Traverse City Record-Eagle

Archive: Saturday

June 22, 2013

Ag Forum: Council shows support with donation

TRAVERSE CITY — The Northwest Michigan Horticultural Research Foundation (NWMHRF) received a $10,000 donation from the Grand Traverse Fruit Growers’ Council this past month.

Council president Paul Hubbell and treasurer Denny Hoxsie presented me with a check at their annual picnic last week. This is the second large donation from the Fruit Council, and we couldn’t be more pleased to have such a supportive group of growers in our region.

Part of these funds will go to support an ongoing project. For the past two years, the Northwest Michigan Horticultural Research Center (NWMHRC) has been researching the effectiveness of using mating disruption to control two borer species that infest cherry trunks; these insects have the capability of killing trees if the infestation levels are too high. This project is conducted on three grower farms in Grand Traverse County using an area-wide approach. The idea behind mating disruption is that we prevent males from finding females and mating. If the females are not mated, she cannot lay eggs into cherry trunks where the hatching larvae can cause damage. We place pheromone dispensers, ‘fake females’ into the orchard, and the males fly to the dispensers rather than flying to the real females. If the males spend all their time at the dispensers, they never find the real female moths, and eventually time runs out and the real females are no longer able to lay eggs. Mating disruption is an organic solution to a big problem for cherry growers.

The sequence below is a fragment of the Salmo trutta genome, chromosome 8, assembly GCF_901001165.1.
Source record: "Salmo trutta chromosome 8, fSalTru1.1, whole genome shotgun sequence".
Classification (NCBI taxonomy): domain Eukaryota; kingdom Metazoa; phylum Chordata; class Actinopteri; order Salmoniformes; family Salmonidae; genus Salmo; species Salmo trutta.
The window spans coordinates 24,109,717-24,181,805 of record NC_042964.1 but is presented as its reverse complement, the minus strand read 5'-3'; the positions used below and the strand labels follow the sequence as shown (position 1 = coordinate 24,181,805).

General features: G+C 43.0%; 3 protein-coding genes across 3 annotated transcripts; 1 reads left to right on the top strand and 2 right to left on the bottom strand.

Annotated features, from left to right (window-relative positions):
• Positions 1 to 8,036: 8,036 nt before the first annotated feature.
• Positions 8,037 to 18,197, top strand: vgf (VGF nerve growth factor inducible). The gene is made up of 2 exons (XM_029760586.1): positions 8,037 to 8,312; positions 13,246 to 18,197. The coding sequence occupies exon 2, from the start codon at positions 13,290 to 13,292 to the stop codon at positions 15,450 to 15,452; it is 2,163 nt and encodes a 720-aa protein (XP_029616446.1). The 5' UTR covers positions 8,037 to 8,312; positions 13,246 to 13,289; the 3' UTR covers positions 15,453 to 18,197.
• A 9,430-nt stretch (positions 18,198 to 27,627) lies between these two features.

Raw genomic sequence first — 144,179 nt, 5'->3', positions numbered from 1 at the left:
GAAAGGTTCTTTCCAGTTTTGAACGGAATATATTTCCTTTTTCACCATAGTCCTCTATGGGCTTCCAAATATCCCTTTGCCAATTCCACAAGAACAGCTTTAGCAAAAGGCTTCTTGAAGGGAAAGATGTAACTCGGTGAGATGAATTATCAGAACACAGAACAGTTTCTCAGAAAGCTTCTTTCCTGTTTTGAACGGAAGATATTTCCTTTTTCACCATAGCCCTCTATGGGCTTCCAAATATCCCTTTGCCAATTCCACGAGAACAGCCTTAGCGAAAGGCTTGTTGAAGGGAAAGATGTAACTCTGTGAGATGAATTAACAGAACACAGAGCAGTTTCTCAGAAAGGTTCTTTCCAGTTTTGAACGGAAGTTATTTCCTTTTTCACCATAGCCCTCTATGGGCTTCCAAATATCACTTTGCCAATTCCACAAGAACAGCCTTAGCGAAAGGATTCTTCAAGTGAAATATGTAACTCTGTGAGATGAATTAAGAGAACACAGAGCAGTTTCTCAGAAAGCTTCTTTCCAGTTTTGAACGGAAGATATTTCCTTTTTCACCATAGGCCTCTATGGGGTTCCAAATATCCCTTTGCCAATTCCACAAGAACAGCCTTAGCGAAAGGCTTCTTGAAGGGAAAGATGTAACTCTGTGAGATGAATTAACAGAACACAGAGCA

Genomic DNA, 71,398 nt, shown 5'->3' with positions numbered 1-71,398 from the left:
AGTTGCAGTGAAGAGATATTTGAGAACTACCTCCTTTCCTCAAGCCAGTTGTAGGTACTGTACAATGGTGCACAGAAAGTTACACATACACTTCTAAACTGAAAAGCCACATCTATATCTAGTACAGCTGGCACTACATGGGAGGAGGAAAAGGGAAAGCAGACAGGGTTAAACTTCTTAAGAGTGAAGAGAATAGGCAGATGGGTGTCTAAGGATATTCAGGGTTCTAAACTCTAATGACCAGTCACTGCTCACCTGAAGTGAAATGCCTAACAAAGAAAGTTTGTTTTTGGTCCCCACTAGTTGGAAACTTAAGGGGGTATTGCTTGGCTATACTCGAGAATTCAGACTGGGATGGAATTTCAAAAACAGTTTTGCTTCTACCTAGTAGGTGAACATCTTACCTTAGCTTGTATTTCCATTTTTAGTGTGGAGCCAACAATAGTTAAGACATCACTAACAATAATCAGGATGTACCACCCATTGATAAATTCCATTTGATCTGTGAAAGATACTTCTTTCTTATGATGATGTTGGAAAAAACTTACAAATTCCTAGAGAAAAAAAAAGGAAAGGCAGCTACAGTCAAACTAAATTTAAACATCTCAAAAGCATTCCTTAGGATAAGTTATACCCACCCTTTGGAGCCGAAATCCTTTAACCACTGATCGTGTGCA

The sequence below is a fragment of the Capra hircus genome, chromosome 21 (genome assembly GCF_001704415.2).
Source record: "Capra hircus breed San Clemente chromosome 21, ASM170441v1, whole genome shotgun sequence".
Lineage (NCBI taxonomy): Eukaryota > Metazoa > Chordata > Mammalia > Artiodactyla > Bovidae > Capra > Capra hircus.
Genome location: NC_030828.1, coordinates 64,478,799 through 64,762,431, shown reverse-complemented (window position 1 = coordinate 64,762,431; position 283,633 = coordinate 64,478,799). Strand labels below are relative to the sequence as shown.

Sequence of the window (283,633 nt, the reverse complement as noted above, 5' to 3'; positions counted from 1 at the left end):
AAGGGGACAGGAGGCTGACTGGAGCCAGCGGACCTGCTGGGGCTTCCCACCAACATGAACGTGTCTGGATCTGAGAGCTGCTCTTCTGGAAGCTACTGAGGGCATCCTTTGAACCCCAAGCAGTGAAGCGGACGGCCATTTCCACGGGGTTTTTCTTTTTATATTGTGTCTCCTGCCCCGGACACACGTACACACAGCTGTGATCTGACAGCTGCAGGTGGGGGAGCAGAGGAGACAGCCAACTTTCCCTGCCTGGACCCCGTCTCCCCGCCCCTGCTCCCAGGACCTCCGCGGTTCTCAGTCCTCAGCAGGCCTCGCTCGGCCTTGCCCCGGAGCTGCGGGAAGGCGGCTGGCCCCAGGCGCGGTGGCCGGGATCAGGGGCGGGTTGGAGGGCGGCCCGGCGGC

However, due to budget constraints from the loss of the crop last year, funding for the third year of this project has been eliminated. However, with the Fruit Council funds in partnership with Pacific Biocontrol, the manufacturer of the mating disruption dispensers, this project will continue for this 2013 season. The goal of this project is to determine if mating disruption is a reliable method of control for borers, and if we are successful, this strategy has the potential to reduce the amount of insecticides applied in orchards.

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